Haemophilia B (or hemophilia B) is a blood clotting disorder caused by a mutation of the factor IX gene, leading to a deficiency of factor IX. It is the second-most common form of hemophilia, rarer than hemophilia A. It is sometimes called Christmas disease, named after Stephen Christmas, the first patient described with this disease. In addition, the first report of its identification was published in the Christmas edition of the British Medical Journal.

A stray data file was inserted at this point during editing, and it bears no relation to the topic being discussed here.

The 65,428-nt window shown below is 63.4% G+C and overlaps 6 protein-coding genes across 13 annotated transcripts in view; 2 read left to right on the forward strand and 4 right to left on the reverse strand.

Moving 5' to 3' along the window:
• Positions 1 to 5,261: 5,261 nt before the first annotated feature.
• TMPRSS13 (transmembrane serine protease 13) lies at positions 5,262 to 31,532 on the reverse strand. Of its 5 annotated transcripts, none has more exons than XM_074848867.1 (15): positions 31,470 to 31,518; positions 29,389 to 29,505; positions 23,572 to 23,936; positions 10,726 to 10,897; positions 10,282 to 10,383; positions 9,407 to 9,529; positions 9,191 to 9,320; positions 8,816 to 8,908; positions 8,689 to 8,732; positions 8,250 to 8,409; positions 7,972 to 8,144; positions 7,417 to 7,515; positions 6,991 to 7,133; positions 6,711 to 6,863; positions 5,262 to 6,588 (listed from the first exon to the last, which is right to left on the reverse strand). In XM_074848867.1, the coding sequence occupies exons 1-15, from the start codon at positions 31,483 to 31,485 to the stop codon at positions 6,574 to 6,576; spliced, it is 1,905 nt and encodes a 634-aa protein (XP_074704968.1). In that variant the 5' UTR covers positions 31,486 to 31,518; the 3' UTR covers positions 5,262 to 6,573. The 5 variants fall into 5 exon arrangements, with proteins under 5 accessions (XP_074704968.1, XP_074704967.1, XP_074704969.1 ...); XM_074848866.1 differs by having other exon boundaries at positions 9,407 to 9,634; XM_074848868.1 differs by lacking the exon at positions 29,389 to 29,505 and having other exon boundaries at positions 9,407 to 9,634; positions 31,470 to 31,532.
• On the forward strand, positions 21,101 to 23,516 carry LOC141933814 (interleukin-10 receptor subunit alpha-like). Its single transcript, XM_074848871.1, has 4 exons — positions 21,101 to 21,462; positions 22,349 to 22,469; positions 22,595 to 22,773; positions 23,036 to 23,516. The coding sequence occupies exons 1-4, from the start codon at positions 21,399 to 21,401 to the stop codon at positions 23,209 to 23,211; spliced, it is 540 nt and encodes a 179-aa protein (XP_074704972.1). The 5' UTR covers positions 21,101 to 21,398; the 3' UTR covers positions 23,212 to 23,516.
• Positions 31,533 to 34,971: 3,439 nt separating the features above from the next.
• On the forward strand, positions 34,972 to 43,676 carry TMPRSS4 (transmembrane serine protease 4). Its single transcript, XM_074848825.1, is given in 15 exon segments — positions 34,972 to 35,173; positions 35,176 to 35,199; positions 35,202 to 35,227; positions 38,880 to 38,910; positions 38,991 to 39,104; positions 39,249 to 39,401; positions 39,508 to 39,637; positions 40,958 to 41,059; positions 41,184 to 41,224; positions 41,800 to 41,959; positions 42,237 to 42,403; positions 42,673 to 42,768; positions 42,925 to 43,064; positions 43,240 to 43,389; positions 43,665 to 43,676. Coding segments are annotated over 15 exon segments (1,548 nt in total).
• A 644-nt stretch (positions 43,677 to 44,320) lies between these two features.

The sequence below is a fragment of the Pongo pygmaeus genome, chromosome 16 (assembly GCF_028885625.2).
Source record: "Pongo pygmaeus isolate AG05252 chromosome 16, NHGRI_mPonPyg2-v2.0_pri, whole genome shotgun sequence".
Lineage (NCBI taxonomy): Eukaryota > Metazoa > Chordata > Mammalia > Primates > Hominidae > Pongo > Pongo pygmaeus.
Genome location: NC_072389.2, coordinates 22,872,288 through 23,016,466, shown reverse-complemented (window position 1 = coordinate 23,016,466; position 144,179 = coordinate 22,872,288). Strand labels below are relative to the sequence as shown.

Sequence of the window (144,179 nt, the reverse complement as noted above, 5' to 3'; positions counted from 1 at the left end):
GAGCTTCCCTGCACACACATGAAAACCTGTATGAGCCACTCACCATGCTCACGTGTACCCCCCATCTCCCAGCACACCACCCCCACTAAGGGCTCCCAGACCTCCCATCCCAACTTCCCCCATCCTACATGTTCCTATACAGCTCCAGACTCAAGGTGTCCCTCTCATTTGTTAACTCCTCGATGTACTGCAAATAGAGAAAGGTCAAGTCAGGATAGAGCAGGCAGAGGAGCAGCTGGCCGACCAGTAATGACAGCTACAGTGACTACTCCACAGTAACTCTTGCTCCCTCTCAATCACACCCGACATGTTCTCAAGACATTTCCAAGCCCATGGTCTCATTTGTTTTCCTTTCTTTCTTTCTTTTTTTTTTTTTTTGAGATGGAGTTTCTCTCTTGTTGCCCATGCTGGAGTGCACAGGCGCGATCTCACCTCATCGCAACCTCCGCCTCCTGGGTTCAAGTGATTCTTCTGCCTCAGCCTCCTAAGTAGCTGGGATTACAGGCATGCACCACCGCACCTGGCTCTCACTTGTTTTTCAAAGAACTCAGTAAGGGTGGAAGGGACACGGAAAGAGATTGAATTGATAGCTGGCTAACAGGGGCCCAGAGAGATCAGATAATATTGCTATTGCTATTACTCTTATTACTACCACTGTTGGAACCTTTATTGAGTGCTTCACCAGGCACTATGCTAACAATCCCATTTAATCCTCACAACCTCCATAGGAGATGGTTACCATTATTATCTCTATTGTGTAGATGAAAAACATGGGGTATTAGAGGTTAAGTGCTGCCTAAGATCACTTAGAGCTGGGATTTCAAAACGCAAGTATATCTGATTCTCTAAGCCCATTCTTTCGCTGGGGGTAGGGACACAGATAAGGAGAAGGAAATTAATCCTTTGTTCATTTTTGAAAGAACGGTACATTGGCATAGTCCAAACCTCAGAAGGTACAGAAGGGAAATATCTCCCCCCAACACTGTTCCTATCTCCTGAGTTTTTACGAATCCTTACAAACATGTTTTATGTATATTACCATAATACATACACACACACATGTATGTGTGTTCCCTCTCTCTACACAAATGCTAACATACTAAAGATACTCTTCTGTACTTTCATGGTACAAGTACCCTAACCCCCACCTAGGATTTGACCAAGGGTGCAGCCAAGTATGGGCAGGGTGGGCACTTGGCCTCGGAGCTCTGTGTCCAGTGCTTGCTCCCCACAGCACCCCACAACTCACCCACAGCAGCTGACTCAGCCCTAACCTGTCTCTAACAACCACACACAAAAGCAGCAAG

The factor IX gene is located on the X chromosome (Xq27.1-q27.2). It is an X-linked recessive trait, which explains why, as in hemophilia A, usually only males are affected. One in 20,000–30,000 males are affected.